Here is Abul Kalam with his extra-long rake in his plot, which he’s had for about a year. He grows onions, lettuces, radishes, potatoes, beans, and cilantro – which he says his family eats every day. They still cook traditional Burmese food for lunch and dinner, although he says they’ve begun to eat Swedish breakfast now like everybody else – not sticky rice with sweet yam, since sweet yam is one of the foods they can’t get here.

Like many Swedish immigrants, he says they can get almost anything they need at the supermarket, but he also listed a few things his friends bring from Myanmar or Pakistan (where he worked from 11 years old tying carpets before coming to Sweden as a Rohingya political refugee) – various kinds of eggplant, squash, yams, and chili peppers that don’t grow in Sweden.

At Verdandi Women’s Center with Leila Sözen

Leila Sözen at Verdandi Women's Center making bread rollsAbove, Leila bakes bread to sell at Verdandi Women’s Center. Women bake here every day, but the kitchen is not equipped to code for cooking, so they can’t have a complete cafe. Instead, they sell bread, pirog, and other pastries as a part of the center’s activities for underemployed women. These include a secondhand shop, a weaving atelier, a sewing shop, and other job services.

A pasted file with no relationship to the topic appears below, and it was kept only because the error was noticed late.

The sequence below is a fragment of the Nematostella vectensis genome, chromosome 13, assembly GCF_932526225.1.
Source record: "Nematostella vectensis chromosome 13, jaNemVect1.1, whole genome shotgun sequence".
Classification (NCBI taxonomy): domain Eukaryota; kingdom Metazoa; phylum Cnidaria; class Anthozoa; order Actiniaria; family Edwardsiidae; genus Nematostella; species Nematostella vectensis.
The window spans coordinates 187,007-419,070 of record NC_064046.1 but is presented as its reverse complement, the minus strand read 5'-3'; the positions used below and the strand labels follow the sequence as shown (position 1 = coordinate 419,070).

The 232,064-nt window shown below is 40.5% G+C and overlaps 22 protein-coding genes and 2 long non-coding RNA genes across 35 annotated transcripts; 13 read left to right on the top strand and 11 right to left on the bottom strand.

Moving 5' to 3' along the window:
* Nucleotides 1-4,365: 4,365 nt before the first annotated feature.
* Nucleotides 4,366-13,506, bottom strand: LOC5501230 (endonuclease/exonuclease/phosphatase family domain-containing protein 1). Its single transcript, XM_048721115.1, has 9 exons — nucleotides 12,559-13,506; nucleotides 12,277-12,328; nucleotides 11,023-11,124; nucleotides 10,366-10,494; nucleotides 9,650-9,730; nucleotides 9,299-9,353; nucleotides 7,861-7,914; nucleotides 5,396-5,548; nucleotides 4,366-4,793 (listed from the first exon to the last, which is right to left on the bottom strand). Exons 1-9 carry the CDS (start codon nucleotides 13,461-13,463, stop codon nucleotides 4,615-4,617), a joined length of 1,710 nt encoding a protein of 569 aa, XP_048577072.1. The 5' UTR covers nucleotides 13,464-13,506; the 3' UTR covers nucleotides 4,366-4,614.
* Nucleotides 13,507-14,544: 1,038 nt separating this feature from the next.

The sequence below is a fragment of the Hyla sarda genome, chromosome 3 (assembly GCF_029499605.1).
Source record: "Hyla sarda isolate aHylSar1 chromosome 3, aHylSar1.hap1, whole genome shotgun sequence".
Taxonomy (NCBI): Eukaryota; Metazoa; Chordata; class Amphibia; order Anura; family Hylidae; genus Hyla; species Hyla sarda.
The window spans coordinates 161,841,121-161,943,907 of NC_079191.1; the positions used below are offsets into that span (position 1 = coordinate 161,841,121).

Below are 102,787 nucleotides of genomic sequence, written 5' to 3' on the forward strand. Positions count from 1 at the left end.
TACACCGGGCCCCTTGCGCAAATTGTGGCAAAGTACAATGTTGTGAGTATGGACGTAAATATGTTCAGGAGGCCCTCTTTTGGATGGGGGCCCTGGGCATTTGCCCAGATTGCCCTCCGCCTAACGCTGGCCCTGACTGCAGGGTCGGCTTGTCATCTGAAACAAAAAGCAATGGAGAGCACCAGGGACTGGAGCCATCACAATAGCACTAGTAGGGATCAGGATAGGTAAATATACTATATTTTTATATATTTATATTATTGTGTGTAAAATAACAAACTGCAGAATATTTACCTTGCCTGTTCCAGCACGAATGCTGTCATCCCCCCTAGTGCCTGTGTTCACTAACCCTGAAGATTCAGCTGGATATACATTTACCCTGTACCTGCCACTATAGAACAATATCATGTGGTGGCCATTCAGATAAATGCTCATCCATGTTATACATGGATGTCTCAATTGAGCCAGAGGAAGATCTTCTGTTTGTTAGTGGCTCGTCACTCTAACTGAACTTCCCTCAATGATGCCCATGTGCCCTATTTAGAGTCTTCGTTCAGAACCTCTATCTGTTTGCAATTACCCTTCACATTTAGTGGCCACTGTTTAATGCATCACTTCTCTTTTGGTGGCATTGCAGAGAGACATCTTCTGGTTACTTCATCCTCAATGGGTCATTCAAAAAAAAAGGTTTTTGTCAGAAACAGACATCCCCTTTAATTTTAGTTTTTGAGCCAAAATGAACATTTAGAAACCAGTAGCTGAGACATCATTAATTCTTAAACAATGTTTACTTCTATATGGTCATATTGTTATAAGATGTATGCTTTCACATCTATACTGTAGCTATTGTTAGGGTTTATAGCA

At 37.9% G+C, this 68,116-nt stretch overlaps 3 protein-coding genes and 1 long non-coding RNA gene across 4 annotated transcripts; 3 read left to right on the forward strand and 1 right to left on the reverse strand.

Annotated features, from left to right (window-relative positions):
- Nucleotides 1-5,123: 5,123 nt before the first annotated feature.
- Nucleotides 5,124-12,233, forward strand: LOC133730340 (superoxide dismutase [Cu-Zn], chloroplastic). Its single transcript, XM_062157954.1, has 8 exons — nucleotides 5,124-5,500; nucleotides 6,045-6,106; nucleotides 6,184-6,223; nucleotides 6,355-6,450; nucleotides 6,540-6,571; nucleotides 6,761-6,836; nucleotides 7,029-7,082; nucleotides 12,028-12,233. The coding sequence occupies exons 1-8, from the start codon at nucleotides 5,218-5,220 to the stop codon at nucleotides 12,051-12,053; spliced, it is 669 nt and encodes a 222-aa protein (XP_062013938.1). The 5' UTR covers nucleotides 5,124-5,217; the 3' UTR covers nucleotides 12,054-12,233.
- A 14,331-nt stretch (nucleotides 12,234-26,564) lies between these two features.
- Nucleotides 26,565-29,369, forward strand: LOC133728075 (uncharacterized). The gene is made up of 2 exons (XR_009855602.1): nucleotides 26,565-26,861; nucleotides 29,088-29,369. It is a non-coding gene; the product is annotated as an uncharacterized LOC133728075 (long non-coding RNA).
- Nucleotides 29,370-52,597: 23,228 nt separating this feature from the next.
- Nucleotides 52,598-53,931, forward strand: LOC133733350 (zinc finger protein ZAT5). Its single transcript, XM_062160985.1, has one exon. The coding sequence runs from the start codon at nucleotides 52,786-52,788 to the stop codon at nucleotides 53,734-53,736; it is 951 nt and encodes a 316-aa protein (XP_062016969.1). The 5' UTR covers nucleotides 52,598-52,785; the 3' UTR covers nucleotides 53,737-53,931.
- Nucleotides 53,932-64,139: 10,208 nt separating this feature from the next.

Long view of the kitchen at Verdandi women's center

Bread rolls fresh from the oven

Krudpeppar in leila's hand

Leila holds out a handful of krudpeppar, a larger, milder black peppercorn than the ones we use in the United States.

Spices in Leila's spice drawer

The spice drawer at Verdandi. This includes a spice rub for Sweden’s top summer sport – barbecue! Leila also keeps several kinds of peppers and other spices on hand for Swedish and her own Turkish Assyrian cooking, which, she says, includes lots of casseroles, soups, and stews.

Lamb heads and organs for bone broth

Leila is a natural teacher, and as we visited with her at Verdandi, she told us how to make many dishes, including a morning broth made from the contents of her shopping bag above – lamb skulls and organs which she cleans well and cooks slowly to make a nutritious soup to eat in the morning with hard bread.

Weaving loom in Verdandi weaving workshop

Verdandi’s weaving loom – a modified Swedish loom shortened and with another crossbar added to make Kurdish carpets. Women at Verdandi are practicing crafts and skills from regions as diverse as Turkey, Iran, Afghanistan, Kurdistan, Iraq, and many other parts of the world, including Sweden, which traditionally produces woven textiles like the one below.

Weaving of seagulls hanging above rows of chairs at Verdandi women's center, Fittja